“Episode 11” deals with social issues of the 70s. First, George criticizes the police in regards to an all points bulletin (APB). In addition to this, Loretta makes a hit country song, which makes the Billboard charts. Besides that, Blanche organizes a march against SMUT. This airing of Mary Hartman, Mary Hartman really says a lot about what happened in the 70s.

At the police station, George has some words for his dead wife. George looks up to heaven and says, “Did you hear that! My granddaughter has been missing for 24 hours. And the police haven’t lifted a diddly finger.” The police are incompetent.

Apart from this, George has some words for Sgt. Foley. “Another ‘All Points Bulletin’. Is that what I pay taxes for?” bellows George.

George wonders what the police are doing when a mass murder has been committed.

“Do you realize there has been a mass murder?” screams George.

Notably, in this segment, Loretta writes a hit country song during a stressful time.

“It is so strange how the mind works during a crisis,” she tells Charlie and Mary.

At this point, George wants to leave while at the police station. He tells Martha and the family, saying: “We’re getting out of this looney bin ‘All Points’.” George has had it with the police.

Once again, Mary starts to lose it in this broadcast. She tells us, saying, “You see my dryer broke and I don’t have the guarantee. And the store won’t do the work without the guarantee.”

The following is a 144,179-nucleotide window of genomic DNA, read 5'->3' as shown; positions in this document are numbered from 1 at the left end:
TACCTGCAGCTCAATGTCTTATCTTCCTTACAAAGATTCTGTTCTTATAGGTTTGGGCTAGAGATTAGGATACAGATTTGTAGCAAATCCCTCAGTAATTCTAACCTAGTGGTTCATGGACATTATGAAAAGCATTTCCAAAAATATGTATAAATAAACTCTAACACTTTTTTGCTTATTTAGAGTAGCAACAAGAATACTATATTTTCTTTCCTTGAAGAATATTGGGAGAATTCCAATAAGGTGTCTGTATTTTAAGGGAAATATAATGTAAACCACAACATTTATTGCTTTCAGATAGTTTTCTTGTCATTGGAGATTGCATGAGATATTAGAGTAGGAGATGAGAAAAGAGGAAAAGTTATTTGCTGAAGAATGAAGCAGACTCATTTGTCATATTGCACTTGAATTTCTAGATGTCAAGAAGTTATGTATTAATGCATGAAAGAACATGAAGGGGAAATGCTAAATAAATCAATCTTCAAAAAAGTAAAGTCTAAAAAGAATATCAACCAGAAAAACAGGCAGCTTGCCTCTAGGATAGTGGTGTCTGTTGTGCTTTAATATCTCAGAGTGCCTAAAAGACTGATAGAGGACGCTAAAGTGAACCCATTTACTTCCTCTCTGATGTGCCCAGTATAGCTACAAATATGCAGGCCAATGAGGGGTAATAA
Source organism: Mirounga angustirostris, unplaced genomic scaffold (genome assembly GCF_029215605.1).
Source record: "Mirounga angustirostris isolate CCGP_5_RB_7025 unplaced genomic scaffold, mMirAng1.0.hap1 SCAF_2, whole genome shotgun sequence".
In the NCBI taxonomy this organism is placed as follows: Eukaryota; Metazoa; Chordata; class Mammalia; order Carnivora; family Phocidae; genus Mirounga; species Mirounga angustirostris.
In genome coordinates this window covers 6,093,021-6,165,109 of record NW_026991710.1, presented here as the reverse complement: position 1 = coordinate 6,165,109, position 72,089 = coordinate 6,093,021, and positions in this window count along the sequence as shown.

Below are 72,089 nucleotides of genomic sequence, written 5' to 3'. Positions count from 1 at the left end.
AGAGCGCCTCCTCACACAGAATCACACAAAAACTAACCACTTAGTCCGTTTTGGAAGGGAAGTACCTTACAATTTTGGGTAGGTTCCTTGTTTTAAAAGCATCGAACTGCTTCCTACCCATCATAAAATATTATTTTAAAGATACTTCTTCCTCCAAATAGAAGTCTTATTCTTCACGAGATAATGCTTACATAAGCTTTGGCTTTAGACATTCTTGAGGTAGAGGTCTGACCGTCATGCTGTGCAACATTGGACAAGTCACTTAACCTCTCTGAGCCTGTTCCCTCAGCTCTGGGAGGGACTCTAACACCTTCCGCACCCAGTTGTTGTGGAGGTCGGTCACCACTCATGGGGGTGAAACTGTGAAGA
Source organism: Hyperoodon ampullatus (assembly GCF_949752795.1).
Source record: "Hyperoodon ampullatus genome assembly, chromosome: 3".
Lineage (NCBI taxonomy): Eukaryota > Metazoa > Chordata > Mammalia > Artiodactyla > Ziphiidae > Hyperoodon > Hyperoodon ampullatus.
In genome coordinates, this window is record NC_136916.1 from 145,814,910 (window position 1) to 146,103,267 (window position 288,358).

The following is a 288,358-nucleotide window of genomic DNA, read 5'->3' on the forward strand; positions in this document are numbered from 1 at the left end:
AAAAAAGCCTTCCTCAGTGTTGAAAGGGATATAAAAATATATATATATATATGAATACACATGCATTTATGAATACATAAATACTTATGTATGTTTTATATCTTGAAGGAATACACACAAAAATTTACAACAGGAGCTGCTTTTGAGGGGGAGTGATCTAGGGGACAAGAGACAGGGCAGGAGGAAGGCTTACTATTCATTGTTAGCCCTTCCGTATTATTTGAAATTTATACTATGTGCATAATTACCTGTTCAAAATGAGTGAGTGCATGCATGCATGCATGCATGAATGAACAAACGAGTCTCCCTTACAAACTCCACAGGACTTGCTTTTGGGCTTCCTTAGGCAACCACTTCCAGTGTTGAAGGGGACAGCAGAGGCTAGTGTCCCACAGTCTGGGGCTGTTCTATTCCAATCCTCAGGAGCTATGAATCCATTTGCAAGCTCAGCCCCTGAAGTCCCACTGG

Moreover, Mary blames herself. She tells Tom: “Everything that has happened is all my fault. I read that in ‘It’s A Woman’s World’.’

During her self blame moment, Tom comes home when out all night. Mary looks at him and says, “Where have you been? Where you been all night? Well, you should of called. The neighbors worry when you don’t call.” The “neighbors” are Tom’s parents.

As well, we get to meet Blanche, wife of the Fernwood Highschool coach, who is organizing a Fernwood, Ohio, march against pornography. Blanche tells Mary and Loretta: “(SMUT) Society of Mothers Upset with Trash. We could of closed every adult bookstore and dirty movie in this town… With TV showing all those filthy programs. And I know Heather watches television. All the kids do it.” This was the 70s and these kinds of marches were common.

Even so, Martha believes television is getting cleaner.

“Which station shows pornographic movies? The Waltons isn’t dirty! Why television is getting cleaner every year with this family hour business and all.”

In spite of this, Blanche remains stanch in her beliefs. “Television isn’t getting cleaner. It’s getting filthier. Nothing isn’t sacred anymore,” sighs Blanche.

To conclude, I found this broadcast informative. I got to see how normal people got mad at police in the 70s. Too, it felt good to see Loretta finally make it in the country world of singing. Not only that, I thought the local protests against SMUT were informative. This was a great segment.

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